Letters From Death Row: A Texas Inmate Remembers Ray Jasper – Travis Runnels

April 9, 2014

From time to time we publish letters from death row inmates. Today, Texas death row inmate Travis Runnels writes to us with a remembrance of his friend and fellow inmate, Ray Jasper, who was executed by the state of Texas.

Unlike most of our letters from death row inmates, we did not solicit this one. Travis Runnels wrote of us of his own volition to share his memories of Ray Jasper. Runnels was sentenced to death in 2005 after pleading guilty to the 2003 killing of Stanley Wiley, who was a supervisor at the Texas prison where Runnels was serving a 70-year sentence for aggravated robbery. His letter is below.

Dear Mr. Nolan,

This letter I send to you is in response to the letter from Ray Jasper. A friend of mine knew me and Ray-Ray were associates so she downloaded the letter and mailed it to me. Now that his state sanctioned murder has been carried out I feel its my duty to expound upon his letter due to the extraordinary person he was. Don’t get me wrong he had flaws just as every other person does, but he consciously applied himself to not let his flaws nor his incarceration define who he was or how he look at what he was capable of accomplishing.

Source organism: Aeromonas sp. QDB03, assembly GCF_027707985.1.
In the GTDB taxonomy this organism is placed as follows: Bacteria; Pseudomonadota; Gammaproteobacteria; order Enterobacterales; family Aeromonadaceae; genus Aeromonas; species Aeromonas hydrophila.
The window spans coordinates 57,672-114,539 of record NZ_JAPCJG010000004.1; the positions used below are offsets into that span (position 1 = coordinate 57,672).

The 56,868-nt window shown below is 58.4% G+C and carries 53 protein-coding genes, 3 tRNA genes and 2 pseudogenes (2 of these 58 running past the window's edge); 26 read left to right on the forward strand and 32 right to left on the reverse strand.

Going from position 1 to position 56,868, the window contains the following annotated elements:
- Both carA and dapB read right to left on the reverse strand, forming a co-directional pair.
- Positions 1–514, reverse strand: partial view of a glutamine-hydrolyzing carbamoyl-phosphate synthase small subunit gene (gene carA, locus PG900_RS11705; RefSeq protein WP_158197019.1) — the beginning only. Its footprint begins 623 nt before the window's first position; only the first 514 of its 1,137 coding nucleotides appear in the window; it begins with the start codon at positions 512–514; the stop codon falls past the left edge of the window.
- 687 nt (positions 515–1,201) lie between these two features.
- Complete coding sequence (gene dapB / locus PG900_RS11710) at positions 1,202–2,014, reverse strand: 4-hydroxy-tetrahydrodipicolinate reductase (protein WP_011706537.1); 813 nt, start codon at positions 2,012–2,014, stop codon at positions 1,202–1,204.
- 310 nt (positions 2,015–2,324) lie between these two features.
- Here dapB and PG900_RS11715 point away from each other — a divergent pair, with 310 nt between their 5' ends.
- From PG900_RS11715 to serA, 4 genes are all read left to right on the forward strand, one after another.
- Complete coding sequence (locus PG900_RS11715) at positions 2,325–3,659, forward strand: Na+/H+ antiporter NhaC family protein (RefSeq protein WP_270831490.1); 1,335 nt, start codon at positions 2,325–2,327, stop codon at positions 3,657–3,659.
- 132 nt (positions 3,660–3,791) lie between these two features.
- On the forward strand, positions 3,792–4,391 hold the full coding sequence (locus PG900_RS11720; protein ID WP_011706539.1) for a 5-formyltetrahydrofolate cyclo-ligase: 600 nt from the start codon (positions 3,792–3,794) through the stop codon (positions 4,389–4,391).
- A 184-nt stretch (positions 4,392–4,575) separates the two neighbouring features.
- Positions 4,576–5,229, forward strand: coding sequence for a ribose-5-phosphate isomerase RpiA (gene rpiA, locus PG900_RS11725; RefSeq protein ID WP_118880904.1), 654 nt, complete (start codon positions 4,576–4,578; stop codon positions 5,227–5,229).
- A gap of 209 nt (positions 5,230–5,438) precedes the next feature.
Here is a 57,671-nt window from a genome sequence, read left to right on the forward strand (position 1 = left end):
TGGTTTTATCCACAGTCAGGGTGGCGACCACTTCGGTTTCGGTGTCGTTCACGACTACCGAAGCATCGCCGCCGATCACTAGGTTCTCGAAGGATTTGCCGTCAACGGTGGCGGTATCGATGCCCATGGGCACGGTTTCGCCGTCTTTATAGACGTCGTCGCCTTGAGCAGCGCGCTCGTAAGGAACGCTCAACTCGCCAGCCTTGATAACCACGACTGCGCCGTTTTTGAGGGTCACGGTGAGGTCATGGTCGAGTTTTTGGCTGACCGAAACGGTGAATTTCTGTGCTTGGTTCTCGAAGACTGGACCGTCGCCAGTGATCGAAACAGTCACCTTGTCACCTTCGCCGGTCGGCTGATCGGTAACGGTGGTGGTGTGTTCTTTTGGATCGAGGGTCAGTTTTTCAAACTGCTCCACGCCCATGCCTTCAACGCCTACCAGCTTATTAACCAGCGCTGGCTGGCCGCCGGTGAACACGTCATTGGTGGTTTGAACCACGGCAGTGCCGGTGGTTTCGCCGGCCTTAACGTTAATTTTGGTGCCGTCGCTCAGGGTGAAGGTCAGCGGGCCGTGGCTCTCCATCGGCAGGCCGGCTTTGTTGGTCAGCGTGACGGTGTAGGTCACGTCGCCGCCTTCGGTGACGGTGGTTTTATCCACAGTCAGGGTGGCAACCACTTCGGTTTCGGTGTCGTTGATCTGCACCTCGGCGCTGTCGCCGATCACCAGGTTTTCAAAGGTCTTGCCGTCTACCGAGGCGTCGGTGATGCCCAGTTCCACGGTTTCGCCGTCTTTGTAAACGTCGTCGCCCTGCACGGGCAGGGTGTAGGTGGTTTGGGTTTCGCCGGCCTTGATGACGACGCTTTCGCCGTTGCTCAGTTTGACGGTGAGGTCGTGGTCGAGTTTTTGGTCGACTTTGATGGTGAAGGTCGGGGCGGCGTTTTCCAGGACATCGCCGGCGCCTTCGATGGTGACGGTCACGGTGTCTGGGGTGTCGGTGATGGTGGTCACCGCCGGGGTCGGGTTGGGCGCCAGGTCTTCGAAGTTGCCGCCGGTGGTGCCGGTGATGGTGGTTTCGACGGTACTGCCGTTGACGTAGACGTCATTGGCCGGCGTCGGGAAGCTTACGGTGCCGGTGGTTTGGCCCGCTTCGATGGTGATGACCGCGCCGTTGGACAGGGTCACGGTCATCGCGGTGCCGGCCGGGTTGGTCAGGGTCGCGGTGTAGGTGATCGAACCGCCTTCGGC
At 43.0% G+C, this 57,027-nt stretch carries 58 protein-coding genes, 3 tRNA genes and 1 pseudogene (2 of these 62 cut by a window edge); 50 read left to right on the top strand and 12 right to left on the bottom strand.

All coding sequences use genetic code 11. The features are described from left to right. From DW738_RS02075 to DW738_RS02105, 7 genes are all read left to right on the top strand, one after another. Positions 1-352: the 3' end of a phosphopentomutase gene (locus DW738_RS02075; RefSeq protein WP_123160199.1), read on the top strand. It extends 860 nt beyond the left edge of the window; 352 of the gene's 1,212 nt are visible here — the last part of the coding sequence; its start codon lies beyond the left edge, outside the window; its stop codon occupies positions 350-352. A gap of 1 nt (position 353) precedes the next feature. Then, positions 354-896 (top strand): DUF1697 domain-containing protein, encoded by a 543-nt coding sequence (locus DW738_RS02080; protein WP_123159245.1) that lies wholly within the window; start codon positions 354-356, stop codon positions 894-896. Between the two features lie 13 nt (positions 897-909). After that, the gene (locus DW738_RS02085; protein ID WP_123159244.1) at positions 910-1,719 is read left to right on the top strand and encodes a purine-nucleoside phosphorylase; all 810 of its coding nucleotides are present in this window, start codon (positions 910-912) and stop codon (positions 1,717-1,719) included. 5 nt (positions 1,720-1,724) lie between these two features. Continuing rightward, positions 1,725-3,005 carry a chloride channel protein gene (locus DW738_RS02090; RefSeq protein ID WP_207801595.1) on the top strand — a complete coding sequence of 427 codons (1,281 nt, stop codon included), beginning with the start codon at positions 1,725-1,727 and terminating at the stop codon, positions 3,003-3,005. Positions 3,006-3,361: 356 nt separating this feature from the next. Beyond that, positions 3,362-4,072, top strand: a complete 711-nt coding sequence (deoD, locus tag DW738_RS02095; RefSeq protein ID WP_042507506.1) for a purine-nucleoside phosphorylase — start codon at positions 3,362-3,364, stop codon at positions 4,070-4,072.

The first time I met him and we had a conversation I was impressed with his speech and his ability to articulate. At first I was a bit skeptical because I’ve met many slick talkers who don’t actively apply to their own life or actions the information they are sharing. As the days went by and he started sharing books with me to read on self help, money management, investments, how to run a business and books on self reflection. Then he explained to me all the books he reads are directing him towards his goals and a more productive mind state. At that point that’s when I understood he knows what he wants out of himself and life and he’s doing what’s necessary to reach that point. I admired his strength not to be tempted by action and thriller best seller novels because these I enjoyed reading since it helped me cope with the isolation. But I took the time to study the books he sent me and my education expanded and my growth progressed.

You could ask guards or prisoners about Ray-Ray and they will all say he was quiet and didn’t talk to everybody or a lot of people. This he explained to me one day. The people you interact/ socialize with or either pushing you towards your goals or away from them. So frivolous socializing about nonsense or negativity was time wasted for our situation with the possibility of execution looming. The state did not execute a man named Ray Jasper, they killed a man who had the potential to impact lives. The world lost an asset. I pray his daughter can carry on in honor of her father who lead not by words but his actions despite all the negativity surrounding him.

Thank you for your time Mr. Nolan and I hope my thoughts can give your readers more insight on who Ray-Ray was, since thats what we called him.